Our spring sale is on! Use promo code SPRING24 at checkout to save 50% on any order!

Jamming the Classroom

Musical Improvisation and Pedagogical Practice

Subjects: Music, Musicology
Paperback : 9780472056361, 190 pages, 6 x 9, October 2023
Hardcover : 9780472076369, 190 pages, 6 x 9, October 2023
Open Access : 9780472903757, 190 pages, 6 x 9, October 2023

Partial funding for this book was provided by CURIE (Carleton University's Open Access Fund).
See expanded detail +

Musical improvisation as a vehicle for teaching, learning, and enacting social justice

Table of contents


Preface – “Stepping into Another World”

Introduction – The Many Classrooms of Improvisation

Chapter One – Solo Dialogics: Autodidactic Methods of Learning to Improvise

Chapter Two – Hearing What the Other Has to Play: Co-Learning through Musical Improvisation

Chapter Three – Music Festivals as Alternative Pedagogical Institutions

Chapter Four – Improv Goes to School: Musical Improvisation and the Academy

Chapter Five – A Force That’s Active in the World: Community-Oriented Pedagogies of Improvisation

Coda: Performance as Pedagogy

Works Cited

Selected Discography of Improvised Music



Drawing on a mix of collaborative autoethnography, secondary literature, interviews with leading improvisers, and personal anecdotal material, Jamming the Classroom discusses the pedagogy of musical improvisation as a vehicle for teaching, learning, and enacting social justice. Heble and Stewart write that to “jam the classroom” is to argue for a renewed understanding of improvisation as both a musical and a social practice; to activate the knowledge and resources associated with improvisational practices in an expression of noncompliance with dominant orders of knowledge production; and to recognize in the musical practices of aggrieved communities something far from the reaches of conventional forms of institutionalized power, yet something equally powerful, urgent, and expansive. With this definition of jamming the classroom in mind, Heble and Stewart argue that even as improvisation gains recognition within mainstream institutions (including classrooms in universities), it needs to be understood as a critique of dominant institutionalized assumptions and epistemic orders. Suggesting a closer consideration of why musical improvisation has been largely expunged from dominant models of pedagogical inquiry in both classrooms and communities, this book asks what it means to theorize the pedagogy of improvised music in relation to public programs of action, debate, and critical practice.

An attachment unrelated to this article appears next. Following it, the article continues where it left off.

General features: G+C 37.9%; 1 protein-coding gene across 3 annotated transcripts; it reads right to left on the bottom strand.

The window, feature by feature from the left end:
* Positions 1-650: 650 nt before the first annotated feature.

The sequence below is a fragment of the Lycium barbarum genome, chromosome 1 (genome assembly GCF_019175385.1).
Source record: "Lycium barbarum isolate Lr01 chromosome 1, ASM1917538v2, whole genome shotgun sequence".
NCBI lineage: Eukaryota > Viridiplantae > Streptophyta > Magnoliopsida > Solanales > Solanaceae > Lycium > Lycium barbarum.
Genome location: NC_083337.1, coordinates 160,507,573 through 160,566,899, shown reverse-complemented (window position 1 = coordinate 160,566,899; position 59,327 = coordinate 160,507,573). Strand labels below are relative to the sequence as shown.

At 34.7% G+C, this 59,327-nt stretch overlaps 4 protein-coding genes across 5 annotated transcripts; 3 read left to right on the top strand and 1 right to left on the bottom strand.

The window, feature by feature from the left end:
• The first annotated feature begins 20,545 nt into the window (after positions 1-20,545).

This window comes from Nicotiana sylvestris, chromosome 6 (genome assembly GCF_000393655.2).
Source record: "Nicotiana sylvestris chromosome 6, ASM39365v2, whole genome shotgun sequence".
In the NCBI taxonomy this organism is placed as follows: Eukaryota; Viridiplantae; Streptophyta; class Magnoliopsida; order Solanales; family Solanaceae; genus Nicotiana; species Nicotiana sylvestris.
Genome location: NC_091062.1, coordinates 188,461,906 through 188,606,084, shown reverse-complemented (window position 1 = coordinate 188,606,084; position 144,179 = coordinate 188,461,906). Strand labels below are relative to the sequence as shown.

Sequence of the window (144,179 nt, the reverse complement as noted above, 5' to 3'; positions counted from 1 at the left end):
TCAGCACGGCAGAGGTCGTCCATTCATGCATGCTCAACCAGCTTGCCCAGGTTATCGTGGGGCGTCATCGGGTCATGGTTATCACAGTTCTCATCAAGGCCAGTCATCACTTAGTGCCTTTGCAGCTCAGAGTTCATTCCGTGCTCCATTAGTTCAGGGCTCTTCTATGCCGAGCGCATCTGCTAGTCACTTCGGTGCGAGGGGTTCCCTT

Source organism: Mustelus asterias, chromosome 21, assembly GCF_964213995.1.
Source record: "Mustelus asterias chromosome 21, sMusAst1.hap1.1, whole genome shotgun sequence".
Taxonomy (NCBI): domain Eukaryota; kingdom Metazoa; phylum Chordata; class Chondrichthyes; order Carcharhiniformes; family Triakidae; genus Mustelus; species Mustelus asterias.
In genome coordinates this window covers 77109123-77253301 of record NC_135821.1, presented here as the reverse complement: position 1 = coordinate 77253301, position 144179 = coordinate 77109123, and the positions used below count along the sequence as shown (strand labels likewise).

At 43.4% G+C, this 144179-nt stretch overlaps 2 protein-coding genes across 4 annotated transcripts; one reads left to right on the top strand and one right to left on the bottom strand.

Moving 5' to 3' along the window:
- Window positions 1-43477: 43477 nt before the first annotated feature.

Ajay Heble is Professor of English and Director of the International Institute for Critical Studies in Improvisation at the University of Guelph. In 2023 he was awarded the Killam Prize in the Humanities. 
Jesse Stewart is Associate Professor of Music at the School for Studies in Art and Culture at Carleton University. He is also the founder of We Are All Musicians, an organization dedicated to fostering inclusive music making.

“Coming from two authors who are improvisers themselves, and who have sought out the views and visions of improvising musicians and thoughtful scholars, Jamming the Classroom paves a pathway for honing one’s skills, for evaluating the process by which improvisation develops, and for offering a critical analysis of improvisation and how it is taught/learned. This is scholarship at its best, where in this case the very best minds on the topic are featured in support of themes surrounding improvisation and pedagogical practice.”
—Patricia Shehan Campbell, University of Washington; Carleton University

- Patricia Shehan Campbell

“By highlighting the many ways that people learn and engage with musical improvisation, as well as the potential benefits of musical improvisation for both individuals and communities, Jamming the Classroom serves as a valuable contribution to—and indeed, may rise to the top of—the recent wave of studies that seek to trouble and expand received notions of musical values.”
—David Ake, Frost School of Music, University of Miami

- David Ake